What Are Common Examples of Students Restudying Instead of Using Active Recall?

Checking the Music

You sit down to practice a song you've been trying to memorize and you immediately look at the written music to remind yourself how to play it. Don't do that. Try to play it from your memory first. Even if it is wrong, knowing where you are wrong is helpful and leads to greater retention. Once you have an answer if you are still unsure, go back and look up the correct answer.

Fretboard Stickers

Stickers for the note names on your fretboard. If I were Tony Soprano I would put out a hit on the person making those &#$_*&! fretboard stickers. OK, not really, but this is constant restudying! There is no challenge for your brain or memory. We know you can read letters already! You are slowing down the whole memory process.

You need to beware of people trying to profit from things beginners think are good ideas. Music education is full of these worthless but profitable schemes. People can't sell you simple invisible ideas like use active recall and spaced repetition. But, they can sell you stupid stickers! If you have these on your fretboard, take them off immediately!


Another one just like the fretboard stickers are these wall posters of scale patterns, arpeggios and other music theory concepts. No, no, no, no. Do not look at anything. Do not reference anything. After your initial lesson on a subject, consult your memory first. Conjure up the right answer, or even the wrong answer, from your mind. Then, and only then, check your answer if you are unsure. You will be amazed at how effective this is.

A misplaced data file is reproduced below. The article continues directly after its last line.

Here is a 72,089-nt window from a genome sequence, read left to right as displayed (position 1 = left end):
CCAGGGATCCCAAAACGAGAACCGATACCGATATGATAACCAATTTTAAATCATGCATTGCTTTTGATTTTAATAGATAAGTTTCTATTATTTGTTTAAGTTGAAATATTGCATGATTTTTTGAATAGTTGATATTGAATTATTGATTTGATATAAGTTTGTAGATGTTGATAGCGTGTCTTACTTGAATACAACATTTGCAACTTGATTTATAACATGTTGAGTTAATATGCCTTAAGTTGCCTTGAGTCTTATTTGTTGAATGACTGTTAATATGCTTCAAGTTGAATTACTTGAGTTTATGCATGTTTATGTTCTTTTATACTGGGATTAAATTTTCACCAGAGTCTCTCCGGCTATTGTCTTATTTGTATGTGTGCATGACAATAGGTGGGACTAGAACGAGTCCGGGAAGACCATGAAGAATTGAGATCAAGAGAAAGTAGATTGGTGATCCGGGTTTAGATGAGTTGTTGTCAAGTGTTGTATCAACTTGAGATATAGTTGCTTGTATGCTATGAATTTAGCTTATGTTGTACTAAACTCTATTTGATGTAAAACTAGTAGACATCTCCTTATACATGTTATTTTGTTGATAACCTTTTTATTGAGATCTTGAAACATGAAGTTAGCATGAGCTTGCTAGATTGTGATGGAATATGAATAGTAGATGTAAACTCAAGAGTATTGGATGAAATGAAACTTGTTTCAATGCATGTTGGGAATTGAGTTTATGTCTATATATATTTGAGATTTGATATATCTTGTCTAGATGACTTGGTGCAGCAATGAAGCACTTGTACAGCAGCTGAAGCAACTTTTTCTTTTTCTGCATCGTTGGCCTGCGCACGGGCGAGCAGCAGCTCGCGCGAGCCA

If posters were the answer, I promise I would make a thousand free posters for you on I didn't. Staring at external references is not how you build the strong memory music requires. Are you going to take that poster to a gig?!

I'm going to give you one, and only one, printout to hang on your wall. Can you guess what it says? Download the only music poster you need now!


Open Books

Did any of your teachers in school ever give you an open-book exam? You would flip through the book and mindlessly copy the answers. Why did they do those?! While they're not totally useless, we've known about the testing effect for more than a century! It should have been: Close your books. Test yourself. Then, open the book and correct your answers.

If you can't resist looking at the answer, make a habit of keeping your books closed. Always test yourself first, then look at your materials.

Music Notation

Here's another big one: When trying to learn how to read music, students often make the mistake of writing note names beneath the notes or looking at tab. Don't translate music notation into something else you already know. You're trying to learn to do that in your head instantly.